I’m pretty sure they mentioned the giver’s name. But the problem was, there were so many names and gifts, and I was disoriented from all the changes that the gifts were still hard to take in. I’d traded one set of overwhelm for another.

On the first truly warm week of summer in Colorado Springs, I pulled the pink bike out of the garage of my parents’ house where we were staying. It took some adjusting to get the seat the right height and to figure out the gears. I had to remind myself that traffic flows on the right side of the road in America. But soon enough, I was moving and the wind was flipping my pony tail and my legs pushed strong.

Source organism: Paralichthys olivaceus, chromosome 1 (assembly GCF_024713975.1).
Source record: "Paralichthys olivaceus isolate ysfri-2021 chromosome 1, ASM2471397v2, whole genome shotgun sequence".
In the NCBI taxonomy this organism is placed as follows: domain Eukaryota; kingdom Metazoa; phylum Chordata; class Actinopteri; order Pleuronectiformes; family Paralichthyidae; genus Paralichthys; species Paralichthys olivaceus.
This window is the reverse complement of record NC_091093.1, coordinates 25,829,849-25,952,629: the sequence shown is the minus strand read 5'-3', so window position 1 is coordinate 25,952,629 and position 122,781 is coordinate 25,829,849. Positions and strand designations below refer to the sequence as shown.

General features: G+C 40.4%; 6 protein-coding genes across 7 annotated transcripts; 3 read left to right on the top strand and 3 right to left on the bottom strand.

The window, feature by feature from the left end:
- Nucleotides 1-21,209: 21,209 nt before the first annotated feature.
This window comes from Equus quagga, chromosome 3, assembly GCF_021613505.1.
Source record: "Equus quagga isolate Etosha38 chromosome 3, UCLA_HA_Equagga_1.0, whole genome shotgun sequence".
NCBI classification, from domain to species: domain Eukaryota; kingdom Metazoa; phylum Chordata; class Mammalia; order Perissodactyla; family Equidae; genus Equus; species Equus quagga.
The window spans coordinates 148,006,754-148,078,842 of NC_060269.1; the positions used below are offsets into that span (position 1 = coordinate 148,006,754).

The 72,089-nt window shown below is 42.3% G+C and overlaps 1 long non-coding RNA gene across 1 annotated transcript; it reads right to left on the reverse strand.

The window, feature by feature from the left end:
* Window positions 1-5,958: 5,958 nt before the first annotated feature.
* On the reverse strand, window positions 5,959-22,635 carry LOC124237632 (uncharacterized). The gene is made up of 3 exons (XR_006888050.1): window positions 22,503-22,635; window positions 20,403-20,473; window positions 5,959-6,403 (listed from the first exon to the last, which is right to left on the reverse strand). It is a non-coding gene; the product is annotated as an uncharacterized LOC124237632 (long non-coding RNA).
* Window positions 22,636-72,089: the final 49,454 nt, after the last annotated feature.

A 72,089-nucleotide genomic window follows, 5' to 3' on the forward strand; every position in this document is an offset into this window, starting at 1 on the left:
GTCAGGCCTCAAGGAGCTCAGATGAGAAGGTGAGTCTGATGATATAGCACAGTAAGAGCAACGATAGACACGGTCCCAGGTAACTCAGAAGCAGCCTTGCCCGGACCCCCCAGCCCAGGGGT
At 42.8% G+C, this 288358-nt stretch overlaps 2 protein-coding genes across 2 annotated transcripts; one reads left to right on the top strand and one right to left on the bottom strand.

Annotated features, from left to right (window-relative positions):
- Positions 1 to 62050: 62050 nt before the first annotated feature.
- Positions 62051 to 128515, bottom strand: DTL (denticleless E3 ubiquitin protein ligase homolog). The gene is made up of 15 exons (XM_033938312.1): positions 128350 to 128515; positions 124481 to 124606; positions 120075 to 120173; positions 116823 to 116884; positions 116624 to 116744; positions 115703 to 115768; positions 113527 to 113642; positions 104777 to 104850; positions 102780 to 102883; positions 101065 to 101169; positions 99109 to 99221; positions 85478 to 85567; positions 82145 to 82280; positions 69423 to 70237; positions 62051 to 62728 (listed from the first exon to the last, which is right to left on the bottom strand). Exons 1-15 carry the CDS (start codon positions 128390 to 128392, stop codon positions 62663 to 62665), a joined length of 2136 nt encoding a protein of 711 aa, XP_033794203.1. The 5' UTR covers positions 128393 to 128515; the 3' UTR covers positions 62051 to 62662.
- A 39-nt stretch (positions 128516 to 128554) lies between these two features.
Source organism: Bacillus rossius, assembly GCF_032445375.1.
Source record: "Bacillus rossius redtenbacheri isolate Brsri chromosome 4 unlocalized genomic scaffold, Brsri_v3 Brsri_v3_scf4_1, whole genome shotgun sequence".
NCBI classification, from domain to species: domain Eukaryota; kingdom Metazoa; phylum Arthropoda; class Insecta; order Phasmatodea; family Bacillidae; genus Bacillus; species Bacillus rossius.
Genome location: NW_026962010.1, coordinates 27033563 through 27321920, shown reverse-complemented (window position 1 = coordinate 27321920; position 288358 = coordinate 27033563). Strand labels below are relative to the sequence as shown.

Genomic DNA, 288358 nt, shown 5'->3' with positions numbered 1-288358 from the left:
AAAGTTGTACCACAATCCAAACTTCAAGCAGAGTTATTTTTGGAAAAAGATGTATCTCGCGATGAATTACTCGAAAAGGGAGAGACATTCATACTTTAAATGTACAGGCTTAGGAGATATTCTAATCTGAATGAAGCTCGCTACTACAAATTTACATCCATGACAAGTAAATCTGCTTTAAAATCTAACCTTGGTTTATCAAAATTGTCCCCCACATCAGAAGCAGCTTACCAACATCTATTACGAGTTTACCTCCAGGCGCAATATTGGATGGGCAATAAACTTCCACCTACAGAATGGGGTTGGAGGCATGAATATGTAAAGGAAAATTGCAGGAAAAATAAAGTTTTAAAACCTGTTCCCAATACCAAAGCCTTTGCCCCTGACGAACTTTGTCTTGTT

And then, as I rounded the corner, I realized I hadn’t ridden a bike in 10 years.

The last time I’d ridden was when I was pregnant with my first child, living on a tiny island in Indonesia where my husband worked as a humanitarian pilot for a nonprofit organization. I remember trying to convince myself that the tropical heat, terrible bouts of morning sickness, rough roads, crazy motorbike traffic and neighborhood harasser weren’t adequate reasons to stop riding for a time. But my new motherly instinct won out over my normal risk-taking personality.

I didn’t give up jogging or writing or teaching English to neighborhood kids. But for reasons I can’t remember, I didn’t really ride much once I gave birth. And one day—three kids into motherhood—someone stopped by my house and asked if he could buy my now rusty bike. Without thinking much of it, I said yes.

Life filled with kids and culture and small airplanes and jungle adventures and serving and I didn’t really miss the bike. The next time I touched one, I was holding the back of my son’s bike, holding it steady, urging him to pedal, telling him to be brave.